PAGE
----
Courses for Spring 2021

Title Instructor Location Time All taxonomy terms Description Section Description Cross Listings Fulfills Registration Notes Syllabus Syllabus URL Course Syllabus URL
GSWS 002-001 Gender & Society Akudo Ijeoma Ejelonu T 05:00 PM-07:00 PM This course will introduce students to the ways in which sex, gender, and sexuality mark our bodies, influence our perceptions of self and others, organize families and institutions, delimit opportunities for individuals and groups of people, as well as impact the terms of local and transnational economic exchange. We will explore the ways in which sex, gender, and sexuality work with other markers of difference and social status such as race, age, nationality, and ability to further demarcate possibilities, freedoms, choices, and opportunities available to people. Prerequisite: Requirement for Gender, Sexuality and Women's Studies major and minor Society sector (all classes) <span class="penncourse-course-notes">Crse Online: Sync & Async Components</span> https://pennintouchdaemon.apps.upenn.edu/pennInTouchProdDaemon/jsp/fast.do?webService=syllabus&term=2021A&course=GSWS002001
GSWS 003-401 Intro To Queer Studies Tyler G Baldor MW 02:00 PM-03:30 PM This course will introduce students to the historical and intellectual forces that led to the emergence of queer theory as a distinct field, as well as to recent and ongoing debates about gender, sexuality, embodiment, race, privacy, global power, and social norms. We will begin by tracing queer theory's conceptual heritage and prehistory in psychoanalysis, deconstruction and poststructuralism, the history of sexuality, gay and lesbian studies, woman-of-color feminism, the feminist sex wars, and the AIDS crisis. We will then study the key terms and concepts of the foundational queer work of the 1990s and early 2000s. Finally, we will turn to the new questions and issues that queer theory has addressed in roughly the past decade. Students will write several short papers. ENGL003401 <span class="penncourse-course-notes">Crse Online: Sync & Async Components</span>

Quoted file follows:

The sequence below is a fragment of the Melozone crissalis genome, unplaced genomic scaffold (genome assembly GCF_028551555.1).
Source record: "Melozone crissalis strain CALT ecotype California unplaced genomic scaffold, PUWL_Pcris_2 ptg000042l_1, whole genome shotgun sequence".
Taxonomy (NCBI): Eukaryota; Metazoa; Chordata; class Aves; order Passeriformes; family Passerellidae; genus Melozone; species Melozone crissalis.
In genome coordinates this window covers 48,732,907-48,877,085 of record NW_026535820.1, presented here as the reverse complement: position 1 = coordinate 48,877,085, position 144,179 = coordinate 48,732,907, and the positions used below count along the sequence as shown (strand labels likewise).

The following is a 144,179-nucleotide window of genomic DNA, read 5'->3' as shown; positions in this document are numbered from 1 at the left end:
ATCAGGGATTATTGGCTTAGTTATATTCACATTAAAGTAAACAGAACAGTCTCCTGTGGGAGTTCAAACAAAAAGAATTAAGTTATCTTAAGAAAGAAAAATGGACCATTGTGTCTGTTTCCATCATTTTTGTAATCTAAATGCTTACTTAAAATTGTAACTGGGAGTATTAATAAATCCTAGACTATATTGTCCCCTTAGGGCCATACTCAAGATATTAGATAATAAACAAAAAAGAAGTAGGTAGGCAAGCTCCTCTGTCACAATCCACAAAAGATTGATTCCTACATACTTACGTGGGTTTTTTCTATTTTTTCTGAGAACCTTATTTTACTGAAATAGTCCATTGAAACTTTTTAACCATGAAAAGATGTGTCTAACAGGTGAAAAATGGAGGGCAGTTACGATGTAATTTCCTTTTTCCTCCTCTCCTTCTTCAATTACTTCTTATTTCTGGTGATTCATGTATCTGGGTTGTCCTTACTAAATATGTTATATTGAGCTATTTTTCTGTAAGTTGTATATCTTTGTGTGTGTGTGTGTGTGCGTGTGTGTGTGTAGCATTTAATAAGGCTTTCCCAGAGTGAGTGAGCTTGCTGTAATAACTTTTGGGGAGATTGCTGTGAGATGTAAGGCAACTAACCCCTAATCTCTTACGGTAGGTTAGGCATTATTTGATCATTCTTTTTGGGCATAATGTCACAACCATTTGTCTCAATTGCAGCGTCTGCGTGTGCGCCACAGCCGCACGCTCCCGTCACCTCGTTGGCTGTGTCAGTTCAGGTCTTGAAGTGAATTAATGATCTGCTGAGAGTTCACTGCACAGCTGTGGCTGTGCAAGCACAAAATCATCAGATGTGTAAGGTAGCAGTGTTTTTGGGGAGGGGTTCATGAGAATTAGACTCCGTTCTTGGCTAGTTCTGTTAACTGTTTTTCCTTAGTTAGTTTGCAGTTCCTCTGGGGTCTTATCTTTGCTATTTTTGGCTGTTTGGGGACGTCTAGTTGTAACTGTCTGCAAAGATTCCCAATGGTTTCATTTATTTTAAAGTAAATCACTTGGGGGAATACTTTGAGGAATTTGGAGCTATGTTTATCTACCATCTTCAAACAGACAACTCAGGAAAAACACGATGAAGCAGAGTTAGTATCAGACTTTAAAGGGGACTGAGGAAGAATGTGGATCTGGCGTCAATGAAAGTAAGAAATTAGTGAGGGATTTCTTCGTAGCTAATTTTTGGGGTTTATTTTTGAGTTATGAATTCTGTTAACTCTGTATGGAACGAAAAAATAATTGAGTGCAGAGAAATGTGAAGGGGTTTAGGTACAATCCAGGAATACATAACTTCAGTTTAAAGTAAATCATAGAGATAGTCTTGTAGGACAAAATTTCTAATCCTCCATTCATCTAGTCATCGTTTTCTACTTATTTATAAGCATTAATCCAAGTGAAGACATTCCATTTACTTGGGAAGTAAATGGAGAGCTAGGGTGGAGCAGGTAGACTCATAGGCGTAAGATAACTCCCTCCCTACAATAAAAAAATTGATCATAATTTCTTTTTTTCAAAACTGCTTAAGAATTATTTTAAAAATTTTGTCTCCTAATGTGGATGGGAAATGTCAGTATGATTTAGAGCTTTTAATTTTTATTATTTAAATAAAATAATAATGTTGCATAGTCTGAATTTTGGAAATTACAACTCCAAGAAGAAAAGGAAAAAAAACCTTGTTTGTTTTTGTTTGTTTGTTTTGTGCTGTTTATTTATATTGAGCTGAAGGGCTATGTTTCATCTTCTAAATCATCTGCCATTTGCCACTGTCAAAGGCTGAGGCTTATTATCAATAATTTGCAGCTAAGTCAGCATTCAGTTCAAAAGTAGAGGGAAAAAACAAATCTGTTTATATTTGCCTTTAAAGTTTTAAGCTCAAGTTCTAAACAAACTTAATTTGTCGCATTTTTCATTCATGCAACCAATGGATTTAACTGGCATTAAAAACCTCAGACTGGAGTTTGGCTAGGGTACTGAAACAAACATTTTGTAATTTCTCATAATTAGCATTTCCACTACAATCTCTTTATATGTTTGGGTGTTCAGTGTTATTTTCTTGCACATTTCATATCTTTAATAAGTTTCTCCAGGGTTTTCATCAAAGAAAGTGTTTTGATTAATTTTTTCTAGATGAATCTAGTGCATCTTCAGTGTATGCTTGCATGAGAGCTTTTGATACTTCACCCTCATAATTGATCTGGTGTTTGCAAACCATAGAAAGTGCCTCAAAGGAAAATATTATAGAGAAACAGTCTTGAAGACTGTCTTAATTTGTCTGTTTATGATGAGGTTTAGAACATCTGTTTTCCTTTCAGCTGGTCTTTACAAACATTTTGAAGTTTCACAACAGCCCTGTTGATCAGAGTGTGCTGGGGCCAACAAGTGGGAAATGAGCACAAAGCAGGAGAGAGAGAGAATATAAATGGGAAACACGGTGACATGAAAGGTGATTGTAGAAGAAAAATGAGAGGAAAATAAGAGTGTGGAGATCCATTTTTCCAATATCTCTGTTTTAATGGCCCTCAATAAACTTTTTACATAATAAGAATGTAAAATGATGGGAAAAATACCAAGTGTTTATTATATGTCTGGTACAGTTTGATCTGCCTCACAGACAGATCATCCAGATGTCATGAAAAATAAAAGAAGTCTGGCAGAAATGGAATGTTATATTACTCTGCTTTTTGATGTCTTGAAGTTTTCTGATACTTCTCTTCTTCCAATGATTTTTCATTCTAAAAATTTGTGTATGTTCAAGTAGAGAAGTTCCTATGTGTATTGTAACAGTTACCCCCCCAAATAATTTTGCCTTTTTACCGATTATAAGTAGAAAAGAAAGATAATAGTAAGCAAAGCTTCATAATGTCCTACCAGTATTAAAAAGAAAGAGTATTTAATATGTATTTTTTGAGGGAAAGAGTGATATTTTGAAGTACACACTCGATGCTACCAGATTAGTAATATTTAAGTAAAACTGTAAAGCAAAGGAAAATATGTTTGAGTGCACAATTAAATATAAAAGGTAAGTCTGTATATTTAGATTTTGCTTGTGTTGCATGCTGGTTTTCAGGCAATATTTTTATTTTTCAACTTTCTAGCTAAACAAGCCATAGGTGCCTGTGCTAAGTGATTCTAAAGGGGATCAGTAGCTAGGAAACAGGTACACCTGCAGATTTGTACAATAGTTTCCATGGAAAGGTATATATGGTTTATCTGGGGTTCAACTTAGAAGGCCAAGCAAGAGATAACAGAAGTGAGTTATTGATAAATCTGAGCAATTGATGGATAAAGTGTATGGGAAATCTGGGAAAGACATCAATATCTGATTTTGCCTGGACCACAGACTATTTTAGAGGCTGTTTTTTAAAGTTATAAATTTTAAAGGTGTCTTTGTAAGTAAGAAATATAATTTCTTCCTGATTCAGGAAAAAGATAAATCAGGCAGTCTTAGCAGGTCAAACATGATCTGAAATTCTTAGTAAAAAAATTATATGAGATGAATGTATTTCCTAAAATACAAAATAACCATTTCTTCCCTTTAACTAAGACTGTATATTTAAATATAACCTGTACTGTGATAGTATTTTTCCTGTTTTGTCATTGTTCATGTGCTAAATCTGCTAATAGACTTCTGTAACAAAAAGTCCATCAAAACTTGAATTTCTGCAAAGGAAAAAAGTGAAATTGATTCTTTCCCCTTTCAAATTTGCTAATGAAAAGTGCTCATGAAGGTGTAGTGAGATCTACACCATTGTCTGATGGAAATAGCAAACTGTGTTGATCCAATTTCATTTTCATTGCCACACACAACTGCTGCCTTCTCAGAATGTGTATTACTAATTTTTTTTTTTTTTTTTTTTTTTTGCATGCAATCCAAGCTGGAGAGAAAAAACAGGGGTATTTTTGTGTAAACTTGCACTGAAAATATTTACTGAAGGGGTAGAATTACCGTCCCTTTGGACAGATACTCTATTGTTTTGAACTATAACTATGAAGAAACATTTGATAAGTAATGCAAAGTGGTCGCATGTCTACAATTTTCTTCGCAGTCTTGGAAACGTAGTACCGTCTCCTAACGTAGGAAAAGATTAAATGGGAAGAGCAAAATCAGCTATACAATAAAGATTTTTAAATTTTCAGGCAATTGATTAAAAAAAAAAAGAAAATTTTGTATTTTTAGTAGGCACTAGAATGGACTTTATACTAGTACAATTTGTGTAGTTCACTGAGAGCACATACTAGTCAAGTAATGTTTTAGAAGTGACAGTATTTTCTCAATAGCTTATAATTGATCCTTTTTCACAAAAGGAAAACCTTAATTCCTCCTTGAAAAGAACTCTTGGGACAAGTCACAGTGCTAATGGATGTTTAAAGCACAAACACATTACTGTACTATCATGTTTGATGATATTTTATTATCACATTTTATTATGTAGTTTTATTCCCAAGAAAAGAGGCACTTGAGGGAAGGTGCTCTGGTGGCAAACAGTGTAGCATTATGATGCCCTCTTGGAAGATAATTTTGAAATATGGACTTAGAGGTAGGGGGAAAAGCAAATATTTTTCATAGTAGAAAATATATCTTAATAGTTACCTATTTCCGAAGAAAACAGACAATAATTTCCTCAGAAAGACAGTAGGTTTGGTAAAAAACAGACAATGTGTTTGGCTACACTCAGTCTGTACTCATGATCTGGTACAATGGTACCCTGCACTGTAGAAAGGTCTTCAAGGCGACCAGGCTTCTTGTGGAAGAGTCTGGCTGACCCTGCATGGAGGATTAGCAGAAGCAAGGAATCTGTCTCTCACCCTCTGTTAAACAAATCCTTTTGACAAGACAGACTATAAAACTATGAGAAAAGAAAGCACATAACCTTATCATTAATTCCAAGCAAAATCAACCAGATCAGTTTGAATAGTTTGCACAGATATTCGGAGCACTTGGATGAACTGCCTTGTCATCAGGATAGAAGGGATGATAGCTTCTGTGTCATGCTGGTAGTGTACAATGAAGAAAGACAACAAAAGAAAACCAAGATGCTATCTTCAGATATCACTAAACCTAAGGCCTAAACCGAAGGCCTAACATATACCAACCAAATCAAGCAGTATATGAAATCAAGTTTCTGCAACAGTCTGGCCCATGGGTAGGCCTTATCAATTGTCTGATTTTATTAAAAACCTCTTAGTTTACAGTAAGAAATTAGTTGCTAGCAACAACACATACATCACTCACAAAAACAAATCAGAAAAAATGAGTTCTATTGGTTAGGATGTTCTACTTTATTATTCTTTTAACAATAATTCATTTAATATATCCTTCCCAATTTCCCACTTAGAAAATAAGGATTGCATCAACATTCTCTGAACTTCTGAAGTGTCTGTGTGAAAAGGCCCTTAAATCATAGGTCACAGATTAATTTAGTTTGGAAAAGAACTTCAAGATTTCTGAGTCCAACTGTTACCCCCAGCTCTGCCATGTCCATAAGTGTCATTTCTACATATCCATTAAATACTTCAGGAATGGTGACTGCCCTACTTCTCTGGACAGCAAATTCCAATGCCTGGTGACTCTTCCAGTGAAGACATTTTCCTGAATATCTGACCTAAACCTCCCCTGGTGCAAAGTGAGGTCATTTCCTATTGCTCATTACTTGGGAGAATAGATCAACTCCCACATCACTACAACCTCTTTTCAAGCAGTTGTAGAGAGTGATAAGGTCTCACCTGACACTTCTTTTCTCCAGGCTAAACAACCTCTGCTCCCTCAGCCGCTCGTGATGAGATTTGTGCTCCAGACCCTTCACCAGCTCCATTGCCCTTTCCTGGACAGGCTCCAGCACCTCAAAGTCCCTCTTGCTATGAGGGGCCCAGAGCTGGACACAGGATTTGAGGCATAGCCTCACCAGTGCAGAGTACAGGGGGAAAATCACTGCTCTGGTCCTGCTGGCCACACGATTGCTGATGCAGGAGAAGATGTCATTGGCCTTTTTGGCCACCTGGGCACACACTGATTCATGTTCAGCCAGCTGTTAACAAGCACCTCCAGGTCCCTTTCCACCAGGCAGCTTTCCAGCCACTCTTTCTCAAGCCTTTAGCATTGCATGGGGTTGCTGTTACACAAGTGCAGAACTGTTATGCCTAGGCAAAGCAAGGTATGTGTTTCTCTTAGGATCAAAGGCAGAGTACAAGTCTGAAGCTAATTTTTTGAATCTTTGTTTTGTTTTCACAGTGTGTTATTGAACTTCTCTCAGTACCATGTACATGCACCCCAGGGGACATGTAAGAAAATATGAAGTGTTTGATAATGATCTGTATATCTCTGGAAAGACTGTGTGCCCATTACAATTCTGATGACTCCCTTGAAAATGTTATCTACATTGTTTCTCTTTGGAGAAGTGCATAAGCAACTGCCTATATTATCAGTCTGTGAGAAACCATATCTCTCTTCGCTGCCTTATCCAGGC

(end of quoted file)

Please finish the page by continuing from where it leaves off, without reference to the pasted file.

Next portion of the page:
GSWS 004-601 The Family Lauren Elizabeth Harris T 04:30 PM-07:30 PM Family life is deeply personal but at the same time is dramatically impacted by social forces outside of the family. In this course we will examine how families are organized along the lines of gender, sexuality, social class, and race and how these affect family life. We will consider how family life is continually changing while at the same time traditional gender roles persist. For example, how "greedy" workplaces, which require long work hours, create work-family conflicts for mothers and fathers. We will also examine diverse family forms including single-parent families, blended families, families headed by same-gender parents, and families headed by gender non-conforming parents. The lectures will also examine how economic inequality shapes family life. Students will have the opportunity to apply key concepts to daily life. SOCI004601 Society sector (all classes) <span class="penncourse-course-notes">Course Online: Synchronous Format</span> https://pennintouchdaemon.apps.upenn.edu/pennInTouchProdDaemon/jsp/fast.do?webService=syllabus&term=2021A&course=GSWS004601
GSWS 005-401 Writing the Self: Life-Writing, Fiction, Representation Angelina Edith Eimannsberger
Zain Rashid Mian
T 01:30 PM-04:30 PM This course investigates how people try to understand who they are by writing about their lives. It will cover a broad range of forms, including memoirs, novels, essay films, and even celebrity autobiographies. The course will be international and in focus and will ask how the notion of self may shift, not only according to the demands of different genres, but in different literary, linguistic, and social contexts. Questions probed will include the following: How does a writer's language--or languages--shape how they think of themselves? To what extent is a sense of self and identity shaped by exclusion and othering? Is self-writing a form of translation and performance, especially in multilingual contexts? What can memoir teach us about the ways writers navigate global literary institutions that shape our knowledge of World Literature? How do various forms of life-writing enable people on the margins, whether sexual, gendered, or racial, to craft narratives that encapsulate their experience? Can telling one's own story bring joy, affirmation, and greater transcultural or even global understanding? In sum, this course proposes to illuminate the many ways in which writing becomes meaningful for those who take it up. The format of the seminar will require students to offer oral presentations on the readings and invite them to craft their own experiences and memories in inventive narrative forms. COML015401, ENGL011401 <span class="penncourse-course-notes">Communication Within the Curriculum</span><br /><span class="penncourse-course-notes">Course Online: Synchronous Format</span> https://pennintouchdaemon.apps.upenn.edu/pennInTouchProdDaemon/jsp/fast.do?webService=syllabus&term=2021A&course=GSWS005401